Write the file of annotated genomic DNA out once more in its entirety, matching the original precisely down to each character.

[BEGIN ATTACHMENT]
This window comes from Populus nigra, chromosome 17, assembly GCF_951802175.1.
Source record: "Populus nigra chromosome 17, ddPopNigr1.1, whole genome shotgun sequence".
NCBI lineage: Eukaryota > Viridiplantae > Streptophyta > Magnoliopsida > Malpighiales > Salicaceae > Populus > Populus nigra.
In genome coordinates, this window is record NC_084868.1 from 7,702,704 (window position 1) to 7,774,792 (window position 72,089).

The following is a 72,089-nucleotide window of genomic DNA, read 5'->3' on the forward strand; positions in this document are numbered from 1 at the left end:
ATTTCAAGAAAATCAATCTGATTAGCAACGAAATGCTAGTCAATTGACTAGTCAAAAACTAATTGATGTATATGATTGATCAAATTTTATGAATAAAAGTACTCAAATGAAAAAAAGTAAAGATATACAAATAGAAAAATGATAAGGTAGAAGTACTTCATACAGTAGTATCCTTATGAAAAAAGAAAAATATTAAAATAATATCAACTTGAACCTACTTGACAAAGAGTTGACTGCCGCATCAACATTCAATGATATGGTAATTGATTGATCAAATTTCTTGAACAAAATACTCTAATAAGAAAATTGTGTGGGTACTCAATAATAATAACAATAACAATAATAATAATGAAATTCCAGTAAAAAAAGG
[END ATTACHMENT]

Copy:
This window comes from Populus nigra, chromosome 17, assembly GCF_951802175.1.
Source record: "Populus nigra chromosome 17, ddPopNigr1.1, whole genome shotgun sequence".
NCBI lineage: Eukaryota > Viridiplantae > Streptophyta > Magnoliopsida > Malpighiales > Salicaceae > Populus > Populus nigra.
In genome coordinates, this window is record NC_084868.1 from 7,702,704 (window position 1) to 7,774,792 (window position 72,089).

The following is a 72,089-nucleotide window of genomic DNA, read 5'->3' on the forward strand; positions in this document are numbered from 1 at the left end:
ATTTCAAGAAAATCAATCTGATTAGCAACGAAATGCTAGTCAATTGACTAGTCAAAAACTAATTGATGTATATGATTGATCAAATTTTATGAATAAAAGTACTCAAATGAAAAAAAGTAAAGATATACAAATAGAAAAATGATAAGGTAGAAGTACTTCATACAGTAGTATCCTTATGAAAAAAGAAAAATATTAAAATAATATCAACTTGAACCTACTTGACAAAGAGTTGACTGCCGCATCAACATTCAATGATATGGTAATTGATTGATCAAATTTCTTGAACAAAATACTCTAATAAGAAAATTGTGTGGGTACTCAATAATAATAACAATAACAATAATAATAATGAAATTCCAGTAAAAAAAGG